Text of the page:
You are here

Biblical Archaeology Review 2:2, June 1976

Hezekiah's Tunnel Re-Opens

A tunnel 1750 feet long constructed by King Hezekiah to protect the water supply of Jerusalem from the Assyrians during Sennacherib’s siege of 701 B.C. has recently re-opened.

The remarkable tunnel which winds its way under the City of David in a large S-shaped curve was closed more than a year ago when a group of almost 100 school children were trapped in the tunnel by rising waters. Terror struck the children when they feared they would be drowned. The authorities promptly closed the tunnel to tourists.

The tunnel outlet has now been thoroughly cleaned and the water level reduced by more than two feet.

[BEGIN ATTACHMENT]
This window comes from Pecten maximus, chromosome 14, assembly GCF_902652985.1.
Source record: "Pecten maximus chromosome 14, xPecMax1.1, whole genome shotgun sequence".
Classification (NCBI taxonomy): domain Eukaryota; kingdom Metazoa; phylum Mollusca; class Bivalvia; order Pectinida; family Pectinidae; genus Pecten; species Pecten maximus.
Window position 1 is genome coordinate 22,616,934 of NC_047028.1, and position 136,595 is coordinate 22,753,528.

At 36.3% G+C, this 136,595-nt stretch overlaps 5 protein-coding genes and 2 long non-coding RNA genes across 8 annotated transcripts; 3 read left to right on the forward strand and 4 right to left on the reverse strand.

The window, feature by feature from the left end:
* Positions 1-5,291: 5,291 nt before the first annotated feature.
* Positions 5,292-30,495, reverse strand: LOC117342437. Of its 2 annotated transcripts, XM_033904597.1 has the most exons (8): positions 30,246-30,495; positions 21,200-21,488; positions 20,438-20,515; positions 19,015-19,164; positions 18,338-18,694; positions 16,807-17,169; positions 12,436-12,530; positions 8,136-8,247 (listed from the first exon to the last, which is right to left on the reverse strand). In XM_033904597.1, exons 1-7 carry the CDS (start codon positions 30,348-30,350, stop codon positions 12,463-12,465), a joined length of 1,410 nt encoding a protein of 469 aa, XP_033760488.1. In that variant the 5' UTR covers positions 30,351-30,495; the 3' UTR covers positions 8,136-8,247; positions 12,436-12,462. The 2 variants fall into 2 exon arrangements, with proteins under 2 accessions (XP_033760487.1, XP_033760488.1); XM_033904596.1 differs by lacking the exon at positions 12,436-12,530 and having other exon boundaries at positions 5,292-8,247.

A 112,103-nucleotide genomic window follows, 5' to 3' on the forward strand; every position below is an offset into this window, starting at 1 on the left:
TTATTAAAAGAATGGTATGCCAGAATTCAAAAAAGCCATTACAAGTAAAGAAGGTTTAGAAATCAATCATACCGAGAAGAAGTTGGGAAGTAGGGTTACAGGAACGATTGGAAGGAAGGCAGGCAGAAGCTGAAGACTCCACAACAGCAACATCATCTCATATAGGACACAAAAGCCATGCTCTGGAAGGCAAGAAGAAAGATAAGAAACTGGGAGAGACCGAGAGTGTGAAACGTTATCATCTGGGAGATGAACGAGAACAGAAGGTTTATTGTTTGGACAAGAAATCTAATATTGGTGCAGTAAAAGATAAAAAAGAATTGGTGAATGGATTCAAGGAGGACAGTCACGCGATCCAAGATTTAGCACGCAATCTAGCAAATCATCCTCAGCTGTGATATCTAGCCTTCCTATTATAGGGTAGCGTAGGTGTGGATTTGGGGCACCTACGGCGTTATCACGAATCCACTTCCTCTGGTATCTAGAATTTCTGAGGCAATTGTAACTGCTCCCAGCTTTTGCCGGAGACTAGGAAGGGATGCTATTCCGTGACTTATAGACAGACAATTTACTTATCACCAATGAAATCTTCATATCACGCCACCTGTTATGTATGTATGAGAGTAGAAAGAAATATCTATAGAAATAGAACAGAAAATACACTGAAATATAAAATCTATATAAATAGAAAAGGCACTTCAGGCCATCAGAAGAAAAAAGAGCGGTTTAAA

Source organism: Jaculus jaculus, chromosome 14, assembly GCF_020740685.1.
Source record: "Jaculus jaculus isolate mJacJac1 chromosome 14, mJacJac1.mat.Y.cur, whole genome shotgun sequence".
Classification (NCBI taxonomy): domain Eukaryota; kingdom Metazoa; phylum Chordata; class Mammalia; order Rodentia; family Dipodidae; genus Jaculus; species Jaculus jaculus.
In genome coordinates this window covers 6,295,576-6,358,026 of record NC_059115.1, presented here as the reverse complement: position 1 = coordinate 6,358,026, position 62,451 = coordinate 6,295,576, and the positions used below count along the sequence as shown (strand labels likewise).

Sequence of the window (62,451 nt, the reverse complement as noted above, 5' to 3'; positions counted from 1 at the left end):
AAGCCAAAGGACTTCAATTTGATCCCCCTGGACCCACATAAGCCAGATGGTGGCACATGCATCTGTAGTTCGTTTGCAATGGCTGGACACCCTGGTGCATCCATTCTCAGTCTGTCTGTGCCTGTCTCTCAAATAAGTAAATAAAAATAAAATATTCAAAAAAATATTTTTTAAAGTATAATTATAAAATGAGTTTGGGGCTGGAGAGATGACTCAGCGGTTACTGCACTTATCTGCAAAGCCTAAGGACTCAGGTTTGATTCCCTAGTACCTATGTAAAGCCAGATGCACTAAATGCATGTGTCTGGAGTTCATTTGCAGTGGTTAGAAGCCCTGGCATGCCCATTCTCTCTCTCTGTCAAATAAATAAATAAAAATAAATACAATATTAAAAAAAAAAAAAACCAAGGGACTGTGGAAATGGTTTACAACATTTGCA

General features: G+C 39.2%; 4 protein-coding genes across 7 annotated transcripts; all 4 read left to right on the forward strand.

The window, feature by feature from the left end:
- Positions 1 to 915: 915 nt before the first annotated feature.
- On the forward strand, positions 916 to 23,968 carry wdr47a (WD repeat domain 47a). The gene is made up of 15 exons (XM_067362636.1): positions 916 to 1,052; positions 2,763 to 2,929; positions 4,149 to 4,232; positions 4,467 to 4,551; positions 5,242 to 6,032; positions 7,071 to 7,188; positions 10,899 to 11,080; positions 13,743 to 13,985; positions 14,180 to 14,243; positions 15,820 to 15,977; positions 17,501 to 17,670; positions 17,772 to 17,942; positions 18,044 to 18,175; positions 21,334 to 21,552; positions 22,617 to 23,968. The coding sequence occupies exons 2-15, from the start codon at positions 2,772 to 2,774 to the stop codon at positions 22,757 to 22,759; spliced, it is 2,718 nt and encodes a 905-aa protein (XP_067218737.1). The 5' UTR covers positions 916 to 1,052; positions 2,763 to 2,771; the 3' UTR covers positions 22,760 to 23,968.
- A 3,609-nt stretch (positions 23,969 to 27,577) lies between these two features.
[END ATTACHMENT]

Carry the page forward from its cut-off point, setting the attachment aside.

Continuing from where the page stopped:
The tunnel begins at the Spring Gihon (ancient Jerusalem’s water supply) and extends to the Pool of Siloam, carrying water from the spring to the pool by a gradual, even slope downward. While a small flow issues from the spring continuously, the spring also gushes forth larger amounts of water intermittently as a result of a peculiar natural underground siphon system consisting of interior caverns. The amount of these heavy gushes depends on the amount of rainfall and the season of the year. The gushes last from 30 to 40 minutes and then the water recedes from four to ten hours.

Join the BAS Library!

Already a library member? Log in here.

Institution user? Log in with your IP address.